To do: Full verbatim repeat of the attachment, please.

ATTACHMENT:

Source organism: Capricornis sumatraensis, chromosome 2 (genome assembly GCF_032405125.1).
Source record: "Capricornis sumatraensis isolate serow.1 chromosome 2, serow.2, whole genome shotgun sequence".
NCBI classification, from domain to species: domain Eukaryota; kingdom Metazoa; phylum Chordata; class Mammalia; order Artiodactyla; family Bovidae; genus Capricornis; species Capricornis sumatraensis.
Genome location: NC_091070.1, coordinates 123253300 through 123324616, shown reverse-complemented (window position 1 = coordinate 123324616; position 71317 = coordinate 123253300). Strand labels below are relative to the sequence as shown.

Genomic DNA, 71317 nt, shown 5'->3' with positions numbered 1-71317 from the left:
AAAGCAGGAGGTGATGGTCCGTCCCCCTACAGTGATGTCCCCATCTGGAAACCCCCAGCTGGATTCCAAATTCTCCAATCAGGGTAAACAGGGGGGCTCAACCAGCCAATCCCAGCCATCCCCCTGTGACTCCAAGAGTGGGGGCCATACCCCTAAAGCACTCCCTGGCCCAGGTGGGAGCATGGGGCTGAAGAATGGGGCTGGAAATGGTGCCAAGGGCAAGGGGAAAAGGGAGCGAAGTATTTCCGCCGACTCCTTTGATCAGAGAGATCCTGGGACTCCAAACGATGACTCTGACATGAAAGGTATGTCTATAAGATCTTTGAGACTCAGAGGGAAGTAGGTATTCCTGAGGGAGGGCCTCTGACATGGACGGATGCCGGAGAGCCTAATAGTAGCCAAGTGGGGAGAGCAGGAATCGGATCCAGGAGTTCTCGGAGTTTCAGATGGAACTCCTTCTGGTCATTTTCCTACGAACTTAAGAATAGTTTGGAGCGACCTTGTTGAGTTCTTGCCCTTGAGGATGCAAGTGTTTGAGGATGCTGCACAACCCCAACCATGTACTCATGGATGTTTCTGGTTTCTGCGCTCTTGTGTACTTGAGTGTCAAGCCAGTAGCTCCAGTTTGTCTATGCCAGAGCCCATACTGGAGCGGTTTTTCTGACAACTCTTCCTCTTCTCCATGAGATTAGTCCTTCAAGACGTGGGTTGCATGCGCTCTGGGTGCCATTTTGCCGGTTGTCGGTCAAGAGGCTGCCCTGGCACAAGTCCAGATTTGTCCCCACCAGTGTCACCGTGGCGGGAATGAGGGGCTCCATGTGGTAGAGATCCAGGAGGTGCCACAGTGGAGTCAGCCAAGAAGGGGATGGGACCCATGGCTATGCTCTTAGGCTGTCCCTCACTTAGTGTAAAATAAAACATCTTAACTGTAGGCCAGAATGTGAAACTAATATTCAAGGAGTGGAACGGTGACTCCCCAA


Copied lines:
Source organism: Capricornis sumatraensis, chromosome 2 (genome assembly GCF_032405125.1).
Source record: "Capricornis sumatraensis isolate serow.1 chromosome 2, serow.2, whole genome shotgun sequence".
NCBI classification, from domain to species: domain Eukaryota; kingdom Metazoa; phylum Chordata; class Mammalia; order Artiodactyla; family Bovidae; genus Capricornis; species Capricornis sumatraensis.
Genome location: NC_091070.1, coordinates 123253300 through 123324616, shown reverse-complemented (window position 1 = coordinate 123324616; position 71317 = coordinate 123253300). Strand labels below are relative to the sequence as shown.

Genomic DNA, 71317 nt, shown 5'->3' with positions numbered 1-71317 from the left:
AAAGCAGGAGGTGATGGTCCGTCCCCCTACAGTGATGTCCCCATCTGGAAACCCCCAGCTGGATTCCAAATTCTCCAATCAGGGTAAACAGGGGGGCTCAACCAGCCAATCCCAGCCATCCCCCTGTGACTCCAAGAGTGGGGGCCATACCCCTAAAGCACTCCCTGGCCCAGGTGGGAGCATGGGGCTGAAGAATGGGGCTGGAAATGGTGCCAAGGGCAAGGGGAAAAGGGAGCGAAGTATTTCCGCCGACTCCTTTGATCAGAGAGATCCTGGGACTCCAAACGATGACTCTGACATGAAAGGTATGTCTATAAGATCTTTGAGACTCAGAGGGAAGTAGGTATTCCTGAGGGAGGGCCTCTGACATGGACGGATGCCGGAGAGCCTAATAGTAGCCAAGTGGGGAGAGCAGGAATCGGATCCAGGAGTTCTCGGAGTTTCAGATGGAACTCCTTCTGGTCATTTTCCTACGAACTTAAGAATAGTTTGGAGCGACCTTGTTGAGTTCTTGCCCTTGAGGATGCAAGTGTTTGAGGATGCTGCACAACCCCAACCATGTACTCATGGATGTTTCTGGTTTCTGCGCTCTTGTGTACTTGAGTGTCAAGCCAGTAGCTCCAGTTTGTCTATGCCAGAGCCCATACTGGAGCGGTTTTTCTGACAACTCTTCCTCTTCTCCATGAGATTAGTCCTTCAAGACGTGGGTTGCATGCGCTCTGGGTGCCATTTTGCCGGTTGTCGGTCAAGAGGCTGCCCTGGCACAAGTCCAGATTTGTCCCCACCAGTGTCACCGTGGCGGGAATGAGGGGCTCCATGTGGTAGAGATCCAGGAGGTGCCACAGTGGAGTCAGCCAAGAAGGGGATGGGACCCATGGCTATGCTCTTAGGCTGTCCCTCACTTAGTGTAAAATAAAACATCTTAACTGTAGGCCAGAATGTGAAACTAATATTCAAGGAGTGGAACGGTGACTCCCCAA